This is how you land a lucrative sponsorship deal for your business

Posted on February 26th, 2016
This is how you land a lucrative sponsorship deal for your business
black handshake background

While corporates are often approached for procurement or even funding opportunities, not many people consider the role that big corporates can play in providing sponsorships for their businesses.

Sponsorships are designed to be mutually beneficial arrangements with corporate sponsors providing financial or value-in-kind (goods or services) to sponsor seekers – anyone from SMEs, NGOs, speakers, authors and social entrepreneurs. For SMEs, their contributions can go towards funding a business’s growth, a specific event or marketing opportunities.

The return on investment for corporate sponsors – often big banks, FMCG or telecommunication companies –  is not only feel-good association but greater exposure for their brand in a particular market (say tech, manufacturing or entrepreneurship for example) – with potentially better returns than traditional advertising as well as to build brand loyalty.

Despite the obvious benefits, securing a sponsorship can be a lengthy and frustrating process for sponsorship seekers.

To help SMEs navigate the sponsorship process, SME South Africa speaks to Matt Fendick who is the founder of Sponsorshop, a newly launched web-based platform that assists individuals and organisations manage the sponsorship process more effectively.

Fendick gives advice on how to put together a solid proposal and how to identify the right big brand for a potential partnership.

Q: What do corporates consider before getting involved with a sponsorship property?

Brands typically start the evaluation process by reviewing their overall business and brand objectives for the year/set period.

These can filter down to topics to measure performance against such as increased percentage in sales, movement in brand awareness and affinity, number of business-to-business interactions with key existing/potential stakeholders created.

Regional versus national (or international) relevance will also be factored in when considering the impact that a potential sponsorship property will deliver for a brand.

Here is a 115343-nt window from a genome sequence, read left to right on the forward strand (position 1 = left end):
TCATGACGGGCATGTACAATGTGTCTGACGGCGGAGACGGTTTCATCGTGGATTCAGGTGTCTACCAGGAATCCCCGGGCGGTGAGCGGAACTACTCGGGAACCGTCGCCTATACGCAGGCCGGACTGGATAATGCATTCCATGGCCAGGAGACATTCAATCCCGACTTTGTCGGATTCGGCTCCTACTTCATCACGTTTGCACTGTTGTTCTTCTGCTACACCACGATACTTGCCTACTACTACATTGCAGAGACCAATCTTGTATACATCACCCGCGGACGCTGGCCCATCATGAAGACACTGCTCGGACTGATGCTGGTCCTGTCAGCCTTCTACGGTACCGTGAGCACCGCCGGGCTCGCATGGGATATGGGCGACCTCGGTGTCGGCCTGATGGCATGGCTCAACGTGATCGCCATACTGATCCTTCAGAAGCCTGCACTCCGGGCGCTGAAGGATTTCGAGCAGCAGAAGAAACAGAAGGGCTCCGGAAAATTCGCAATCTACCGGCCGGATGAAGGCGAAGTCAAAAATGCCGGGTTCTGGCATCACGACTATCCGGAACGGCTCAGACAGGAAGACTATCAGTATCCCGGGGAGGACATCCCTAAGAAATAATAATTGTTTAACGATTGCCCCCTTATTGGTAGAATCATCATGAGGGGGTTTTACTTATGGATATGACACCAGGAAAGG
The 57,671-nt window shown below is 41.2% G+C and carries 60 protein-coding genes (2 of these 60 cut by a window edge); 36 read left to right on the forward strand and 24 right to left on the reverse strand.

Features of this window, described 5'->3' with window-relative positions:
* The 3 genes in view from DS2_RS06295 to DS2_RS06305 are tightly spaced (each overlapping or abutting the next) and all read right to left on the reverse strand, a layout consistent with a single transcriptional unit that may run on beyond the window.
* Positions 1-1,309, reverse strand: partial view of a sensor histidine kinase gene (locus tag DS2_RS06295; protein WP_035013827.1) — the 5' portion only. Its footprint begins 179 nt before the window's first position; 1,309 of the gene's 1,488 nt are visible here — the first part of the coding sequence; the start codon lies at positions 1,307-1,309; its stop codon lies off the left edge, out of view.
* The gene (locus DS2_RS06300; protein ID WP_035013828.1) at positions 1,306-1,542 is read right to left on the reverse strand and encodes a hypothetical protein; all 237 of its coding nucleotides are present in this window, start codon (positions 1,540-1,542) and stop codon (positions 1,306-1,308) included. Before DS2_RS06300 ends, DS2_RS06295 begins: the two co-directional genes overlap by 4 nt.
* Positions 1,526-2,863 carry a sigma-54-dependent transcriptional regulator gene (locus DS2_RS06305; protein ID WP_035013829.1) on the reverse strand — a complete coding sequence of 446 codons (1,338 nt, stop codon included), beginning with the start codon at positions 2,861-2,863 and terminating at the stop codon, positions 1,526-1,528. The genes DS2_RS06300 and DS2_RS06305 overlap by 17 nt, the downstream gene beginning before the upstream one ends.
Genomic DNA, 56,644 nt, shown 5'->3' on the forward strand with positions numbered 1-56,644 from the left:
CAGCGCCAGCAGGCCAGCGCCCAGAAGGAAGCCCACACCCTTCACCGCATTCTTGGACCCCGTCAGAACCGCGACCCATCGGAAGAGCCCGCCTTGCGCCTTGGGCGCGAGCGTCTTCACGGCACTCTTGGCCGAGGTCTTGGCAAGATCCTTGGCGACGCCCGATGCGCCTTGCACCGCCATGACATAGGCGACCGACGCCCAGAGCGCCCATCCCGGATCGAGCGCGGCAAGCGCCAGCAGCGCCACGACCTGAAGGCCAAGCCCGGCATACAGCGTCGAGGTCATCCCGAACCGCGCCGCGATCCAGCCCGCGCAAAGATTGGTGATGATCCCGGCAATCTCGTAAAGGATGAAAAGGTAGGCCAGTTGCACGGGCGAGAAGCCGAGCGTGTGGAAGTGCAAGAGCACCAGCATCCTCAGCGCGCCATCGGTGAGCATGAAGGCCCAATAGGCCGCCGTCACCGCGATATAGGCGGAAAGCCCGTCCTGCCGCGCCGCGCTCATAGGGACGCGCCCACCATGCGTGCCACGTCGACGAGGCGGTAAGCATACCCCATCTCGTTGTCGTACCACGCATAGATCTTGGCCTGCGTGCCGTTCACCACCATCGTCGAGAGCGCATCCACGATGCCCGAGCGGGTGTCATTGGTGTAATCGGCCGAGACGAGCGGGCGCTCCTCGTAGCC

“The biggest mistake is not researching the desired brand’s objectives and areas of interest, which are often available on company websites”

Q: What do corporate sponsors want to see in terms of a solid proposal?

The sponsorship/brand/marketing teams at big corporates are increasingly more sophisticated and selective than ever before, and are acutely aware of the buyer’s market that exists within the sponsorship industry.

Demand of sponsorship opportunities far exceeds the supply so any proposals that aren’t impactful and on-point can be easily declined.

Cutting through the clutter is key, specifically as the teams are inundated with sponsorship requests and focused on executing brand plans.

In these busy times, simpler is better when it comes to showcasing what you are offering. A 100 slide comprehensive overview document is more likely to lose a key individual’s attention, and get a straight “Thanks, but no thanks” than turn into a conversation starter.

As a sponsorship seeker, you ultimately want to get in the door, which means taking the care and respect to consider what key information a brand partner would need in order to make an informed decision within a short period of time.

Q: What mistakes in the proposal phase will result in a potential sponsor not wanting to work with you?

A range of mistakes, sometimes as small as spelling, are easy turn-offs for potential brand partners.

The biggest mistake is not researching the desired brand’s objectives and areas of interest, which are often available on company websites.

Gone are the days of generic proposals that come across as “here’s what you pay and here are your rights, take them or leave them.”

Finally, information overload can be a real detractor.

Q: How do you identify the right big corporate for a potential partnership?

This comes down to research and alignment with the brand.

Are you confident that what you are offering is an opportunity that aligns fully and will deliver on a brand’s objectives and ethos?

It is too easy to blindly email or cold-call the Top 100 companies in SA; the challenge here is that you, as a sponsorship seeker, now become one of thousands of others who adopt this approach, making it less likely that you will receive a positive response, if you receive one at all.

Q: What kind of return on investment (ROI) do big brands usually want to get from their involvement?

The typical rule of thumb has been a 3:1 return on investment when it comes to media exposure.

A big shift that we are seeing in the sponsorship space is that brands are becoming more focused on Return on Objectives, as well as Return on Experience.

This is aimed at converting consumers into genuine brand ambassadors through the creation of authentic connections with the brand’s product(s), which is challenging to do through a typical media-only approach.